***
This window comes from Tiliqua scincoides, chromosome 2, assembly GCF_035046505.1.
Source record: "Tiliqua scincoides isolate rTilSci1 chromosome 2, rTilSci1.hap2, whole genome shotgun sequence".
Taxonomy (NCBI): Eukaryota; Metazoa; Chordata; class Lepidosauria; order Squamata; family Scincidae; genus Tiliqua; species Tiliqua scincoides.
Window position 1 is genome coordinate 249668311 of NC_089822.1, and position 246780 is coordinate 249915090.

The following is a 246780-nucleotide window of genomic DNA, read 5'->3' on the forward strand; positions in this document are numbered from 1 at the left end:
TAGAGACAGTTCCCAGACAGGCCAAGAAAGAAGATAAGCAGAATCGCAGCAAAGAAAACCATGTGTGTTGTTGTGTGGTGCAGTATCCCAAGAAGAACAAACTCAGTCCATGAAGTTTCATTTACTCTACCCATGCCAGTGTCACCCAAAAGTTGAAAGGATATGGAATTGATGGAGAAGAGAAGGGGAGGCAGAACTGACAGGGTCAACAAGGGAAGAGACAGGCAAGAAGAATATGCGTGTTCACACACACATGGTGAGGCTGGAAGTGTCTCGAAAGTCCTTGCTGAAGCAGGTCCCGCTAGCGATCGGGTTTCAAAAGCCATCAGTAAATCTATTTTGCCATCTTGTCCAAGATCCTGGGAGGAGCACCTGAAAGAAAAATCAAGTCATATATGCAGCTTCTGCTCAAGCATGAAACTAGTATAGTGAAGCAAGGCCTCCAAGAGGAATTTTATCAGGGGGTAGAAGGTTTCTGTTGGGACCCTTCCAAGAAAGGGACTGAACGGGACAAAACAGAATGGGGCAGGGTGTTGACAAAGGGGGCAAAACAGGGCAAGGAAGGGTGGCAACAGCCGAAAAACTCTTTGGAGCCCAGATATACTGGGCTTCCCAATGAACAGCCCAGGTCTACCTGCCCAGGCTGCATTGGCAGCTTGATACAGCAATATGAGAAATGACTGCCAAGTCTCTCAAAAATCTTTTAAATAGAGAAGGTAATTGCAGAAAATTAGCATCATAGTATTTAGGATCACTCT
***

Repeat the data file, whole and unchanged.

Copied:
This window comes from Tiliqua scincoides, chromosome 2, assembly GCF_035046505.1.
Source record: "Tiliqua scincoides isolate rTilSci1 chromosome 2, rTilSci1.hap2, whole genome shotgun sequence".
Taxonomy (NCBI): Eukaryota; Metazoa; Chordata; class Lepidosauria; order Squamata; family Scincidae; genus Tiliqua; species Tiliqua scincoides.
Window position 1 is genome coordinate 249668311 of NC_089822.1, and position 246780 is coordinate 249915090.

The following is a 246780-nucleotide window of genomic DNA, read 5'->3' on the forward strand; positions in this document are numbered from 1 at the left end:
TAGAGACAGTTCCCAGACAGGCCAAGAAAGAAGATAAGCAGAATCGCAGCAAAGAAAACCATGTGTGTTGTTGTGTGGTGCAGTATCCCAAGAAGAACAAACTCAGTCCATGAAGTTTCATTTACTCTACCCATGCCAGTGTCACCCAAAAGTTGAAAGGATATGGAATTGATGGAGAAGAGAAGGGGAGGCAGAACTGACAGGGTCAACAAGGGAAGAGACAGGCAAGAAGAATATGCGTGTTCACACACACATGGTGAGGCTGGAAGTGTCTCGAAAGTCCTTGCTGAAGCAGGTCCCGCTAGCGATCGGGTTTCAAAAGCCATCAGTAAATCTATTTTGCCATCTTGTCCAAGATCCTGGGAGGAGCACCTGAAAGAAAAATCAAGTCATATATGCAGCTTCTGCTCAAGCATGAAACTAGTATAGTGAAGCAAGGCCTCCAAGAGGAATTTTATCAGGGGGTAGAAGGTTTCTGTTGGGACCCTTCCAAGAAAGGGACTGAACGGGACAAAACAGAATGGGGCAGGGTGTTGACAAAGGGGGCAAAACAGGGCAAGGAAGGGTGGCAACAGCCGAAAAACTCTTTGGAGCCCAGATATACTGGGCTTCCCAATGAACAGCCCAGGTCTACCTGCCCAGGCTGCATTGGCAGCTTGATACAGCAATATGAGAAATGACTGCCAAGTCTCTCAAAAATCTTTTAAATAGAGAAGGTAATTGCAGAAAATTAGCATCATAGTATTTAGGATCACTCT